If it seemed as though the already insane world of wireless-patent lawsuits couldn’t become any more complicated — well, yesterday it did.
As Google and its partners are launching the Nexus 5 and KitKat, the latest version of the Android operating system, a consortium of tech companies had other plans.
The so-called Rockstar Consortium — an alliance of Apple and Microsoft, plus BlackBerry, Ericsson and Sony — controls a portfolio of some 6,000 patents bought from the bankrupt Canadian telecommunications company Nortel. They paid $4.5 billion for the patents in 2011.
Yesterday was something of a D-day, as Rockstar filed eight lawsuits in a federal court in Texas, accusing Google of infringing those patents. In addition to Google, the defendants in the cases are Samsung, LG Electronics, HTC, Huawei, Asustek, Pantech and ZTE Corp., constituting essentially all of the Android smartphone ecosystem. One batch of suits — mainly the one against Google itself — go after its mainstream advertising business. The others go after the phones themselves.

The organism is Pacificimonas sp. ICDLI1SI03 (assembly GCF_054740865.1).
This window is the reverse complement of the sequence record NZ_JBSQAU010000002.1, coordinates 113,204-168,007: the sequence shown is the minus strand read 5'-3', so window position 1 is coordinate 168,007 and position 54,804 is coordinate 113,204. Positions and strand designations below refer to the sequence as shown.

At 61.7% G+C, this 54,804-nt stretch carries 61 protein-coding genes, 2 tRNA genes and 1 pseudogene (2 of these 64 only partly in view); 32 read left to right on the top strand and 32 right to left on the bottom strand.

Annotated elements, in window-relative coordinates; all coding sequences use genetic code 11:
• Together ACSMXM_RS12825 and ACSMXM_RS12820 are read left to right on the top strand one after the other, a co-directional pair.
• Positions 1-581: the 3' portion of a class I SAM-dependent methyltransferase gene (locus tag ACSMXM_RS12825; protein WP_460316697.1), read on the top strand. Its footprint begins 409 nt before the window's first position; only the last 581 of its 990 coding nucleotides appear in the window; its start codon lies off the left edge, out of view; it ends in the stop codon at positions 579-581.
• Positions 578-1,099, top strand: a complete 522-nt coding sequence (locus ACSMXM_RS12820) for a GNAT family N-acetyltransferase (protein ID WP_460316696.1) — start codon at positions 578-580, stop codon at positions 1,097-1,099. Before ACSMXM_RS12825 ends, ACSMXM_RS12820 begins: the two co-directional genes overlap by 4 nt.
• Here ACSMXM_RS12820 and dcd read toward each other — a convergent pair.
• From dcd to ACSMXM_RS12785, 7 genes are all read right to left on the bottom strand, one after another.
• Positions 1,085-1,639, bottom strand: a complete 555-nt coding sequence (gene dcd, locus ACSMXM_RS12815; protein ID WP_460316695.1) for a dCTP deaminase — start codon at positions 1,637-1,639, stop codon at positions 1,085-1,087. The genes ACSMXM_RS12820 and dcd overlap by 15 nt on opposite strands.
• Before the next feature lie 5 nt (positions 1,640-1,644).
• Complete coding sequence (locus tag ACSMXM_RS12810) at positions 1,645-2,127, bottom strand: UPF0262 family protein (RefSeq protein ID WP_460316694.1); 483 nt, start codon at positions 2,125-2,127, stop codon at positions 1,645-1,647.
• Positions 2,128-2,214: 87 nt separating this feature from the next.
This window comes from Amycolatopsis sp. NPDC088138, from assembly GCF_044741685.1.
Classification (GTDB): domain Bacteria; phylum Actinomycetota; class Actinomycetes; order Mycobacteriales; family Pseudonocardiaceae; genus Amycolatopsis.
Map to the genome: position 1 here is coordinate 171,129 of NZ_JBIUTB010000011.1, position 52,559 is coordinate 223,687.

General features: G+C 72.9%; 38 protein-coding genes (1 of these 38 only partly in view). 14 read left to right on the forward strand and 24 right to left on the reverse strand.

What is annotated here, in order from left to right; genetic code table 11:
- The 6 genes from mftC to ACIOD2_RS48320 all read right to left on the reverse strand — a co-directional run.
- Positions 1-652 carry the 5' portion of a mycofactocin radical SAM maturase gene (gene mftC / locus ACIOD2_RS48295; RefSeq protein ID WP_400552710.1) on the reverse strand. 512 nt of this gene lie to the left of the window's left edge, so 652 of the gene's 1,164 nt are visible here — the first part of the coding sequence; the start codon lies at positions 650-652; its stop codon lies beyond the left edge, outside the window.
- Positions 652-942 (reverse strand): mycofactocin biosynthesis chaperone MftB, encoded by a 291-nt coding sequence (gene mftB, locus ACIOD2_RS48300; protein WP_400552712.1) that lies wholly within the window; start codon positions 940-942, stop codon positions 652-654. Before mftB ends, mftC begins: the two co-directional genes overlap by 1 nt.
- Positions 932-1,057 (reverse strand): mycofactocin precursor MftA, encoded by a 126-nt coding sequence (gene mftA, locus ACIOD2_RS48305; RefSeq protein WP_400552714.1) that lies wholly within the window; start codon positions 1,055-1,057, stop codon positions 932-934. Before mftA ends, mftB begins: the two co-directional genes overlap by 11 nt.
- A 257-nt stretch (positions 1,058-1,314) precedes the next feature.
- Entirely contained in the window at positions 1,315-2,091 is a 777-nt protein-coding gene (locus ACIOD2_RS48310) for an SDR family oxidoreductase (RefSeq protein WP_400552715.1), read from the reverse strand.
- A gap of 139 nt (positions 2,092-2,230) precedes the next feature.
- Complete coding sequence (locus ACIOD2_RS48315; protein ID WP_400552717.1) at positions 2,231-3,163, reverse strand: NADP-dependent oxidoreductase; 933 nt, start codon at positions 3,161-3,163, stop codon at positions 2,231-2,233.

One thing that’s likely to count against Google as the case gets under way is the fact that it engaged in the competitive bidding for the patents. As the complaint against Google says (you can read it below), it bid as much as $4.4 billion for the trove of patents, only to be outbid in the end. That’s going to make it harder to argue in court that the patents in question aren’t worth anything. I was interested to read Florian Mueller’s comment today, on Foss Patents , that there’s a Latin phrase for this sort of thing: Venire contra factum proprium, which basically means that you can’t argue that what you did before is meaningless.
Google didn’t immediately have a comment. Its shares are rising in pre-market trading today, up $2.42, to $1,033 a share.